Curiosity: forget “Cherchez la femme” (Look for the woman.) “Cherchez l’histoire.” (Look for the story.)
It took a second try, but my questions were answered—and in a context that amplified the significance of what I learned.
Director of Membership Lisa Hoffman referred me to curator Charles Campbell, with whom we’d worked to donate Adèle—the painting that got my novel started—three years ago. Charles remembered us, which was nice, and sent me a detailed article about French sculptor, Jean Alexander Falguière, 1831-1900.
Falguière was at the height of his career and a renowned academic sculptor when he created a life-size, full-figured Diana in plaster “which he exhibited to great acclaim at the Paris Salon of 1882. Falguière’s statue portrayed Diana, in the words of the critic Geffroy, ‘boldly undressed, but shooting her arrow with a proud and disdainful glance under her lowered eyelids’.” I’m sure the original plaster figure no longer exists, but I’d guess that this bronze was cast from it. The image became so popular that Falguière created busts in three different sizes: images that flooded the market.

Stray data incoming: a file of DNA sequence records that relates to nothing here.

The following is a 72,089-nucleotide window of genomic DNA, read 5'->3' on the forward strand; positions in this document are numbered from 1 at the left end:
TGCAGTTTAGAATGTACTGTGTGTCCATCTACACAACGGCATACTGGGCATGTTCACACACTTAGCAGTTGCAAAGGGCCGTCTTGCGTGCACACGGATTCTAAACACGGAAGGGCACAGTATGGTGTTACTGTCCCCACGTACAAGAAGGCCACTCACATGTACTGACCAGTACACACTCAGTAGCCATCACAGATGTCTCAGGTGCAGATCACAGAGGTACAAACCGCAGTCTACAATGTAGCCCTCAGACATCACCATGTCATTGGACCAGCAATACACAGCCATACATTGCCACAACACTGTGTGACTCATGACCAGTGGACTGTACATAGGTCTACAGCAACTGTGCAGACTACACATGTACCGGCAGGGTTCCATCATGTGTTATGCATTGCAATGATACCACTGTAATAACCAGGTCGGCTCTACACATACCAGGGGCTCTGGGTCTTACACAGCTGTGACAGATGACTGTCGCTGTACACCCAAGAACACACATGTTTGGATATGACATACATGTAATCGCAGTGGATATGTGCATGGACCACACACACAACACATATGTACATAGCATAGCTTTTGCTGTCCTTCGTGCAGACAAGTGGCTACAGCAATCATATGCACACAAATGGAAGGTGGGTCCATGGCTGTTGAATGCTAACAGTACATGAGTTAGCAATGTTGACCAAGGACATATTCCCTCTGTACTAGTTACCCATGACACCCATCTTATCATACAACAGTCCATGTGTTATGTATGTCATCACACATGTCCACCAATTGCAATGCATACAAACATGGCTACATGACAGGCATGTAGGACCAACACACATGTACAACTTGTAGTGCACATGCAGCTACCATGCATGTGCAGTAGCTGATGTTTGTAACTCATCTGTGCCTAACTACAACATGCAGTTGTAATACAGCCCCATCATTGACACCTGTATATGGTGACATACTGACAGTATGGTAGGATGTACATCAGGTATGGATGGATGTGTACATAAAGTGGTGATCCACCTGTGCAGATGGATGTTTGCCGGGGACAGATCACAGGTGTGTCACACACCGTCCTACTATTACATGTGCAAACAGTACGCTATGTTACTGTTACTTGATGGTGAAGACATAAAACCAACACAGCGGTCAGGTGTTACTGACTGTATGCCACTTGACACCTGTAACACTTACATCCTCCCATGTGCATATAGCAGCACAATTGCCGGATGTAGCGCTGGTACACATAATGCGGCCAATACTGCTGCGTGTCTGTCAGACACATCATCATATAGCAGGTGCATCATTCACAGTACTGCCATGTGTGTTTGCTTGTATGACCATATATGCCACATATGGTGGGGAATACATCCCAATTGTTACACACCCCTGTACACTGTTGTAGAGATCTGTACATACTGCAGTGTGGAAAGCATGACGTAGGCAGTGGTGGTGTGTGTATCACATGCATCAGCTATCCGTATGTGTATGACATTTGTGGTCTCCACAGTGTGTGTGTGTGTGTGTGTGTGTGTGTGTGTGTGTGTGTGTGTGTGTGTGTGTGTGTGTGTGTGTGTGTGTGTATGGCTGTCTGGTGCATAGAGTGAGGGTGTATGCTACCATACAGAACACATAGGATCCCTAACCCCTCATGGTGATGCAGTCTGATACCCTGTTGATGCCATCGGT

After Charles sent me the article and I’d found more examples on the internet, I encountered Bruce Guenther, former Portland Art Museum Chief Curator (with whom we also worked on our donation) at a performance of the recent Friends of Chamber Music Jerusalem Quartet Beethoven and Bartok Festival.
I showed Bruce some of the images that I had on my phone—figures that were very similar but one a little bit smoother or rougher or a different color metal than another. I asked him how this phenomenon occurred. His explanation was very simple: artists do not operate foundries. Falguière had to engage one or more to make bronzes of any of his creations. He could also sell the right to make a certain number of copies of his images to the foundries who would pay.
With three different-sized busts of Diana, Falguière had the opportunity to do this on a very large scale He sold the rights to produce, say, twenty copies of each one to many different foundries.
Malleable cast bronze figures emerged from fiery forges and skilled craftsmen used tools to enhance details—which is what accounts for slight variations among the many images.
Re-immersing myself in the Jerusalem Quartet’s brilliant interpretation of the full series of all six Bartok quartets and Beethoven’s opus 18, his first six quartets, it occurred to me that musical groups are foundries of a slightly different sort.
Composers create music by writing the scores. The music itself must be revived in each performance by musicians who are trained, like the craftsmen in the Parisian forges, to bring a work of art off the page and give it shape, color and life.